A Buzzword Is Born: Consumer-Requested MarketingCHICAGO -- Matt Moog, CEO of Q Interactive, had a lot of advice yesterday for direct marketers attending the Chicago DM Days & Expo 2006 show at Navy Pier.
The common thread through his data-packed presentation was something the audience already knew: know your customer and serve his or her needs in this environment where marketers are ceding control to buyers.
"Consumer-requested marketing: We really see it as the way things are moving," Moog told the audience of Chicago-area DMers attending this event organized by the Chicago Association of Direct Marketing.
Relevancy, permission and privacy were the three prongs that constituted consumer-requested marketing, yet another catchphrase that enters the business lexicon.
Segmentation of a database to target appropriate offers at the right consumer at the right life stage is critical, Moog said. He cited Best Buy Co.'s use of customer profiles to remodel its 660 stores nationwide and boost per-store sales as customers felt more comfortable shopping there.
Moog served his $100 million company up as a paragon of what he proposed: a generator of leads for 1,500 advertisers who receive information requests from the 10 million consumers in Q Interactive's database. These people sign up for offers, updates, coupons and samples.
"Consumers are in control of what media they consume," Moog said. "Technology is what is enabling this."
Certainly, advances like broadband Internet access have helped brands like NBC, CBS and MLB.com and are proof of changing habits. MLB.com generates $200 million a year from 800,000 subscribers who pay $80 a year to watch baseball games on their computers.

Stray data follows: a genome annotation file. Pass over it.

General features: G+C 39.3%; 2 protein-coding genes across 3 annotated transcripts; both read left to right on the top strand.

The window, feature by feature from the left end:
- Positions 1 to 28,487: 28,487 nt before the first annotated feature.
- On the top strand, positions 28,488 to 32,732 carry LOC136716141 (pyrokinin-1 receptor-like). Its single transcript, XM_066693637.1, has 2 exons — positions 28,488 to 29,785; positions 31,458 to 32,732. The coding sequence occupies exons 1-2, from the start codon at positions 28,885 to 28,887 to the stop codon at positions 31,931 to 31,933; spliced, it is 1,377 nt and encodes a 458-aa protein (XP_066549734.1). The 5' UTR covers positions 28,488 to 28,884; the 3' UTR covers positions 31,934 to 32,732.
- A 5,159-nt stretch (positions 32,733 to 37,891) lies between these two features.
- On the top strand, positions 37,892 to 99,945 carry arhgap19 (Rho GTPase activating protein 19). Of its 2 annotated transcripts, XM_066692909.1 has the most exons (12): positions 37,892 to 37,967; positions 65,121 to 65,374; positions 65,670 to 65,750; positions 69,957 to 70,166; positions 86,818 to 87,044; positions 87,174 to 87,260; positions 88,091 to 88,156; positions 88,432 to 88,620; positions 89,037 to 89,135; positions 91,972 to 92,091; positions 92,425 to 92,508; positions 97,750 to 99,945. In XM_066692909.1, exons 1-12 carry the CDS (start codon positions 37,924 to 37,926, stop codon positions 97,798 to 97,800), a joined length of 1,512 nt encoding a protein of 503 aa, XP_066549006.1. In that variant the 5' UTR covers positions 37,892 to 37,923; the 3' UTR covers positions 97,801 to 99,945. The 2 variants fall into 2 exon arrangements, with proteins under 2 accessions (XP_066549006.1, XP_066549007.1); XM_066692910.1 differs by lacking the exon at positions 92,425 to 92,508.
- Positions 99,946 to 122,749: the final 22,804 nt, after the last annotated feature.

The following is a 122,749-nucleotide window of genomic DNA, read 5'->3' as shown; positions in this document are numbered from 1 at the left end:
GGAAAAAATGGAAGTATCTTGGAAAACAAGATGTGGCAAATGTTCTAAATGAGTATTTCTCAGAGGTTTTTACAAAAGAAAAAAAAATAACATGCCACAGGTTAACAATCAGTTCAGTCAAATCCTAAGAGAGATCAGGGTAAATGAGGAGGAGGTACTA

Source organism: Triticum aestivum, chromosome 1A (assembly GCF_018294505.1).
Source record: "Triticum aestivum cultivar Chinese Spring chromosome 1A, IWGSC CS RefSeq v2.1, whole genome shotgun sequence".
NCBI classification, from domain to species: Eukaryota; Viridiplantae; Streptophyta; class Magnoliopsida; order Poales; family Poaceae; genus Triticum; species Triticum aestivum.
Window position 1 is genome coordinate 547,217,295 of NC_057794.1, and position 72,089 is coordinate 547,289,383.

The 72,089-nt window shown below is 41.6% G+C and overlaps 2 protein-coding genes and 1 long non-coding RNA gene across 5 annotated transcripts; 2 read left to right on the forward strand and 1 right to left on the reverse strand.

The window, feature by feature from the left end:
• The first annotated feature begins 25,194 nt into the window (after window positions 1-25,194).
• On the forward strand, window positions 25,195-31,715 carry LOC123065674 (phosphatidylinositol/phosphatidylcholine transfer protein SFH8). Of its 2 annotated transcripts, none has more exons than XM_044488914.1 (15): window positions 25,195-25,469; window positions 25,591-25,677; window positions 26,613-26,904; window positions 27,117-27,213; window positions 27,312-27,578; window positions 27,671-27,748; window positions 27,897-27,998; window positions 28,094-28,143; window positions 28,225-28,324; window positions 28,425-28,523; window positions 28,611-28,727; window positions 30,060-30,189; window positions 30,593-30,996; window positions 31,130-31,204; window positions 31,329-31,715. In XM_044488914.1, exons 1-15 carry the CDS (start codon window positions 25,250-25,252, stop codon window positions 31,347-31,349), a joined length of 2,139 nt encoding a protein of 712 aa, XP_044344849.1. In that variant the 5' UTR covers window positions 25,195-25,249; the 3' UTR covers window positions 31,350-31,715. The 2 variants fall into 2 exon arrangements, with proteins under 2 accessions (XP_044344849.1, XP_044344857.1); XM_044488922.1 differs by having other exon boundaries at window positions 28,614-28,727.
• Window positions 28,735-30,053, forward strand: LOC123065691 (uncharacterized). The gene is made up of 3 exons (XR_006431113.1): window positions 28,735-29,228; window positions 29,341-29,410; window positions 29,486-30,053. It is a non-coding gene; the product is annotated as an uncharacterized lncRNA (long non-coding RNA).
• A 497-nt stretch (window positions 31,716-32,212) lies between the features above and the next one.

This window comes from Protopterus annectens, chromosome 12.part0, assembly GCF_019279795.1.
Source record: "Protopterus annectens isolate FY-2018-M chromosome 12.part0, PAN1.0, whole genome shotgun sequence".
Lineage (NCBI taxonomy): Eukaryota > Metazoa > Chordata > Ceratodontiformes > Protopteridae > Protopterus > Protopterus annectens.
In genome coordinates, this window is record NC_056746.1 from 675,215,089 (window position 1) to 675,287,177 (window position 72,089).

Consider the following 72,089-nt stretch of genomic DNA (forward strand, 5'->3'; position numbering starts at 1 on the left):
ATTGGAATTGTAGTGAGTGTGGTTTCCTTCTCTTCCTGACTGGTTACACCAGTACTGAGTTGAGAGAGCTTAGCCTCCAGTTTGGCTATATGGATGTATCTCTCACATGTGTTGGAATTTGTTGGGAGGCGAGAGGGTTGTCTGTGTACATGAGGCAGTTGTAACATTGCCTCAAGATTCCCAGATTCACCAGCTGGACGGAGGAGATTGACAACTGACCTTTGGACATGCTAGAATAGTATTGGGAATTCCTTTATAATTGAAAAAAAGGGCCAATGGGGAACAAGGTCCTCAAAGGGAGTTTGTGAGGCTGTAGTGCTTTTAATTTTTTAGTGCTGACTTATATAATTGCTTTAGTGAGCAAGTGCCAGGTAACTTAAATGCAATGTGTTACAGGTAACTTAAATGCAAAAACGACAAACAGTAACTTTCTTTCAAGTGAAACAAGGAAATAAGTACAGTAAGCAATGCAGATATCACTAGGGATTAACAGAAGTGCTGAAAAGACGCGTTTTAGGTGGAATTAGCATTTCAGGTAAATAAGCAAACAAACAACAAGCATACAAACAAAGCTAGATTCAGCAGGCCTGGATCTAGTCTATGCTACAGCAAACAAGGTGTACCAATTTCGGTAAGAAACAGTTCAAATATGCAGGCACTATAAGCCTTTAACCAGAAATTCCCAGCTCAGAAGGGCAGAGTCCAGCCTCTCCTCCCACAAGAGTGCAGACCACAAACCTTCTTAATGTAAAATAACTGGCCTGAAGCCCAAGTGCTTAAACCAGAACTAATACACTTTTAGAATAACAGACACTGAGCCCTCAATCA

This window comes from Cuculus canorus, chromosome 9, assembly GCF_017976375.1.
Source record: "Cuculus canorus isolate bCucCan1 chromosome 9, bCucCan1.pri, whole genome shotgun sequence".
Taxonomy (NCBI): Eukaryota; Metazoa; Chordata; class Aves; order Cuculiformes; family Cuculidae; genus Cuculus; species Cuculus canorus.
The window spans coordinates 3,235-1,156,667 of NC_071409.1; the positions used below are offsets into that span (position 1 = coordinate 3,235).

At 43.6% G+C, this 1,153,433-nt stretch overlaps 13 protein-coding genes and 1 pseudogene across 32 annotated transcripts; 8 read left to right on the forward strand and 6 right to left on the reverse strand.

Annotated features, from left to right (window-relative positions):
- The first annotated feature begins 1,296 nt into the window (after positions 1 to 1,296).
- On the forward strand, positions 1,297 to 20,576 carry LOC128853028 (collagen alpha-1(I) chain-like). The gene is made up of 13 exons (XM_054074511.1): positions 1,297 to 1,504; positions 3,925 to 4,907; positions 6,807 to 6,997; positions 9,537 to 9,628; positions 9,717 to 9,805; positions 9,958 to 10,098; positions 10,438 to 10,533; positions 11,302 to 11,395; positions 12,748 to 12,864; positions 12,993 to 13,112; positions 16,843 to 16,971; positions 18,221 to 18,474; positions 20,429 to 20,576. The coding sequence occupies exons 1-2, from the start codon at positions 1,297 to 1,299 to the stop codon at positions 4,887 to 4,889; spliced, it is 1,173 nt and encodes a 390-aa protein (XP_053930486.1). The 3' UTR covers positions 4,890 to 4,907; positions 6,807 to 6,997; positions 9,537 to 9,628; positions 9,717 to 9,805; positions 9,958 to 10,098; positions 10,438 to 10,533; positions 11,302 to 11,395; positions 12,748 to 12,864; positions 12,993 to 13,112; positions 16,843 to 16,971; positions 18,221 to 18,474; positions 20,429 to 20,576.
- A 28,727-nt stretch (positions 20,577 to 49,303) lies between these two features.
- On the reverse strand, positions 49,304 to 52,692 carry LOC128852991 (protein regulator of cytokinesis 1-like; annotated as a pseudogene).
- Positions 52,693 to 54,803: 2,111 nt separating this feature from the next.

Another cable network, ESPN, recently launched an ESPN cell phone with full-motion video directly sourced from ESPN broadcasts, Moog said, referring to ways companies are reaching out to consumers. Also, ESPN parent Walt Disney Co. will spend $50 million on a national television campaign to launch its own wireless service. Expect synergy with Disney properties in this branded effort.
Of course, Moog trotted out a longstanding lament of interactive marketers. Advertisers still don't properly allocate ad dollars based on time spent.
He said consumers spent 34 percent of their time consuming interactive media but that advertisers allocated only 6 percent of their budgets to that medium. By contrast, consumers spent 32 percent of their time watching TV, which got 43 percent of ad dollars.
"There's a huge disparity of where consumers are spending their time and where advertisers are spending their dollars," Moog said.